My mother is mentally ill, add to that the years I spent married to someone with adult onset bipolar disorder, and well, I knew how to bite my tongue. I was good at avoiding conflict. I thought (mistakenly) keeping the peace was more important than proving my point so I would either keep my mouth shut or I would quietly voice my opinion and then back down.
In the events that led up to my divorce I learned my silence had been extremely detrimental to my family so I started speaking up. Voicing my opinion, making waves, whatever you want to call it. I refused to be a doormat any longer; this of course threw my ex into hysteria. We had 16 years together, 16 years of him walking all over me because I allowed it; 16 years of his mother controlling him and our home. I can’t imagine how he felt when I started standing up to him.
Of course, once I found a little bit of backbone I thought I needed to stand my ground on every single issue. I didn’t win the arguments but I certainly didn’t back down. I needed to find balance for my safety, for the health and safety of our children. He was used to running everything, when I drew my line in the concrete and told him DON’T you dare cross this line – what do you think he did?
He ran, jumped, crashed his truck over my line. This made me even more irate, so I drew another line and yelled and screamed and lost control. It was pathetic. As time went on (we had a long long divorce process) I realized some things are worth the battle and some things just aren’t.
Discerning the difference was going to be vital in the relationship with my ex. It was a learning curve but I finally found what works for me.
How do you know when to stand your ground and when to let things go? It is really a pretty simple formula. I made a list of non-negotiable things that were worth the emotional drama, if something doesn’t fall into one of these categories then I let him have his way. It is better to bite my tongue, set a mature and loving example for our children than it is to prove I am right. I am the sole custodial parent, I could force him to follow my rules all the time. But that wouldn’t be beneficial to our kids. They need to see at least one parent trying to cooperate with the other.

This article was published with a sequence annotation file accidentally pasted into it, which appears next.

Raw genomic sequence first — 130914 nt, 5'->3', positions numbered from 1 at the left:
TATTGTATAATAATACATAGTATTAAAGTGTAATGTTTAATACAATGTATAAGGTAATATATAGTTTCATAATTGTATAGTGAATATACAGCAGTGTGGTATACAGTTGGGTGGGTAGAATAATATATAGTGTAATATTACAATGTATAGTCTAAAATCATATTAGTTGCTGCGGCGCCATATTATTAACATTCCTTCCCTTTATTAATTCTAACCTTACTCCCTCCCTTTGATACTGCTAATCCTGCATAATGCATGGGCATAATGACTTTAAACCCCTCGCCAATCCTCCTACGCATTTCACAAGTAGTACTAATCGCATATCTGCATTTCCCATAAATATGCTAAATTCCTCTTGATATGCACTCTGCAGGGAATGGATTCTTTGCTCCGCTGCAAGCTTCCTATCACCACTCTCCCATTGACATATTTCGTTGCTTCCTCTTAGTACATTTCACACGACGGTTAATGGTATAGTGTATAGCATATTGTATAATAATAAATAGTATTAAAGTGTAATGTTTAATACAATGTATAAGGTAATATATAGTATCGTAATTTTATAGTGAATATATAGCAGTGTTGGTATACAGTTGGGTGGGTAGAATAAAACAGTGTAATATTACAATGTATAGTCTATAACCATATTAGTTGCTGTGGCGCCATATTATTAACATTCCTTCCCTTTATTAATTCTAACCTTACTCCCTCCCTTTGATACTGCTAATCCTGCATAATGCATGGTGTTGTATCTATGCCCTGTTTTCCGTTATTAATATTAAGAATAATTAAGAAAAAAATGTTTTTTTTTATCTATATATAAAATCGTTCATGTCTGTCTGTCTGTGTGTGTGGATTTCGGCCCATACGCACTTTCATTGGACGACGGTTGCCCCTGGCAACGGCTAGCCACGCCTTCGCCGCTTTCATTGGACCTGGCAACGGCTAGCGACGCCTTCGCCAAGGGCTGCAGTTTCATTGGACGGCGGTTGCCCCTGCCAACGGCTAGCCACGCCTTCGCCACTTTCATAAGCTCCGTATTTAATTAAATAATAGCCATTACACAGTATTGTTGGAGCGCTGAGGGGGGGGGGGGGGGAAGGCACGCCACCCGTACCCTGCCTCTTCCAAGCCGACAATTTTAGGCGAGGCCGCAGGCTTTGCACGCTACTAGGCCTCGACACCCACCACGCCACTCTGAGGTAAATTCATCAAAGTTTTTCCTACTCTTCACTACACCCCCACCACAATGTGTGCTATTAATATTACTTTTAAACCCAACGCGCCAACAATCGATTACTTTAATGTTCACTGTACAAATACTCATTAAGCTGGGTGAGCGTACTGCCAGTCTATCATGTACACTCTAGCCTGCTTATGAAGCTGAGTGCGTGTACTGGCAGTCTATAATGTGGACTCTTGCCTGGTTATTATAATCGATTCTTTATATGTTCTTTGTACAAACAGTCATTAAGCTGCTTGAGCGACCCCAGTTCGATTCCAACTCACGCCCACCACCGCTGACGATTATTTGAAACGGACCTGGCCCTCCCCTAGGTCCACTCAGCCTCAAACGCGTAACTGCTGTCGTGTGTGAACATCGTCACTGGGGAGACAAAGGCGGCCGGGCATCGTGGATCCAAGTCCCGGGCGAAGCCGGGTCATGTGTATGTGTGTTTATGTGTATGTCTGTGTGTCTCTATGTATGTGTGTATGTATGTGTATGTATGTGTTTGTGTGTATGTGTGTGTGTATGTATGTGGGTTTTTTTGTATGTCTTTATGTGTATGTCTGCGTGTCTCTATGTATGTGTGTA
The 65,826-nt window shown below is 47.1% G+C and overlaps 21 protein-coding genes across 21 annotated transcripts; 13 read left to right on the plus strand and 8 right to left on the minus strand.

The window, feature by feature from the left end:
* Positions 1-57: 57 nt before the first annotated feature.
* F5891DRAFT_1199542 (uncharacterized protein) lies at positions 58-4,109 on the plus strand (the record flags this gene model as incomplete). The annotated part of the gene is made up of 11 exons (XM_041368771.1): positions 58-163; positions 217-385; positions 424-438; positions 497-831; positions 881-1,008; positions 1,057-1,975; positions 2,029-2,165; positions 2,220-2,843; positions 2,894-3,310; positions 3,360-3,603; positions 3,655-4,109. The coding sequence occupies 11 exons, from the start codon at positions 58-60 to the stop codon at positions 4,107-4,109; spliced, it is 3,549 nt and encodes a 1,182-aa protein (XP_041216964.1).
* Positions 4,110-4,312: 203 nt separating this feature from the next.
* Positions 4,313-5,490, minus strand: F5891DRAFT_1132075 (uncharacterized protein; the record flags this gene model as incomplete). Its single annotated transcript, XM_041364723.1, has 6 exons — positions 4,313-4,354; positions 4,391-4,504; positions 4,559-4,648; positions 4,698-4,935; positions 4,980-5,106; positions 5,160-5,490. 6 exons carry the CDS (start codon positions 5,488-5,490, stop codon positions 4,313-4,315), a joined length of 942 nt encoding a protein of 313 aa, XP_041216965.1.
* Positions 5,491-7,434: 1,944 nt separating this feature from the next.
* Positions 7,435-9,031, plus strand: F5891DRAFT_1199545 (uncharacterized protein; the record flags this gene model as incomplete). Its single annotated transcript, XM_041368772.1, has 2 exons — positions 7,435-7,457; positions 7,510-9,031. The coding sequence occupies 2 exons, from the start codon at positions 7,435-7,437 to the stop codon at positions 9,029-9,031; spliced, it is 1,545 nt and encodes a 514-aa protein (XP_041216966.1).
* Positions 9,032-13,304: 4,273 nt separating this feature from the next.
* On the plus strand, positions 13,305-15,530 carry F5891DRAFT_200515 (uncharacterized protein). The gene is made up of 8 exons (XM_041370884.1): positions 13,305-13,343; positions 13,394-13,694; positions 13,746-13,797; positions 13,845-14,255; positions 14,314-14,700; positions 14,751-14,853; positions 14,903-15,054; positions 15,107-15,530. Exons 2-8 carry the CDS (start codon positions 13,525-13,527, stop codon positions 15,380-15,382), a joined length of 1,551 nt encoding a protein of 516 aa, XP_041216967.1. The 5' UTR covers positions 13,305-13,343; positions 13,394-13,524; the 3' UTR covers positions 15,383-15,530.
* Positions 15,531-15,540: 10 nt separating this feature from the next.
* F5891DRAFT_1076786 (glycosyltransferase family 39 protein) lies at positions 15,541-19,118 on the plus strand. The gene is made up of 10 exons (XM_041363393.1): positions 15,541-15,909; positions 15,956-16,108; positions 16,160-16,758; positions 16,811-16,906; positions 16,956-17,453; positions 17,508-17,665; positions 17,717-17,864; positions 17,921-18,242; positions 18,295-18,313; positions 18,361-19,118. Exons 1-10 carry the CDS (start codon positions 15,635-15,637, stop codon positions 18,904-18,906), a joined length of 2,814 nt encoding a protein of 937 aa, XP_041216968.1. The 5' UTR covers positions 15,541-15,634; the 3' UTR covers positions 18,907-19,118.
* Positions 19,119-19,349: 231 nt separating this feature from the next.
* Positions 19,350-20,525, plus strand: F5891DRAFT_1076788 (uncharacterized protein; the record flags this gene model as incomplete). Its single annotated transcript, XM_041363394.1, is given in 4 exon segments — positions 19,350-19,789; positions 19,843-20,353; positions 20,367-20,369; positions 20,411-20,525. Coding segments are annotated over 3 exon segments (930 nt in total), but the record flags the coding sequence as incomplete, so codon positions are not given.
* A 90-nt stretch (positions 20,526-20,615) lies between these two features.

Here is my list of questions I go through before speaking up:
- Does this affect the safety and well-being of our children? I don’t mean do the kids need a home cooked meal instead of McDonalds every day. I’m talking real life safety and well-being. As long as he follows physicians orders about our kids medication and keeps them in relatively safe environments/situations, then I bite my tongue. He makes choices that I think are unsafe; however he is fully aware that I wouldn’t make the same choice. Unless it is something the court says is life-threatening, I leave it alone. I choose to ignore and pray for their safety. I teach my children to make safe choices no matter what adult they are with, that way it reduces my worry.
- Does it matter in the long run? Will it matter next week or the month after that? Seriously, will your children’s lives be permanently affected because he lets them wear clothes more than once? Because he makes them go to a church that teaches nothing but B.S.? What about meeting girlfriend after girlfriend after married girlfriend? What about when he runs his mouth about me in front of or directly to our children? I used to speak up in all of the above mentioned situations, however a little time and wisdom helped me realize I can be a better mother if I don’t start anything with him over these situations. He is going to do what he wants to do, especially if he knows it upsets me. A better way to handle these situations is to talk them over with our children, teach them to think for themselves. Give your children credit, they are much smarter than you think. If you teach them how to question things, how to think things through they will come to you when they have a question. They will know when things are right. Even my 7 year old has figured out daddy’s church is weird and his girlfriend has a husband. I didn’t say anything and I don’t. I tell him he needs to ask his dad about the GF situation and I walk him through the strange things his dad’s church teaches. If I were to force my opinions and beliefs on my children I would be no better than their dad. Teach your children to think and bite your tongue.
- Why do I feel the need to say something? Is it so important to win an argument? Will winning change anything?
- Will speaking up benefit our children? Will it win the war? Forget the battle, this is about the war.
- Silence is golden, I can let my dissent be known even in silence. My silence used to mean you were going to get things your way. Now my silence means you need to watch out because I am outsmarting you. No dirty looks, no immature behavior. I figured out that keeping me upset empowered him. If I was upset I wasn’t thinking as rationally as I needed to. When I stay calm and silent I can think things through completely. Trust me – this is a priceless.
Take some time, make your list and then the next time you are tempted to wage a battle instead of winning the war, is this a time to bite your tongue? Silence is golden after all.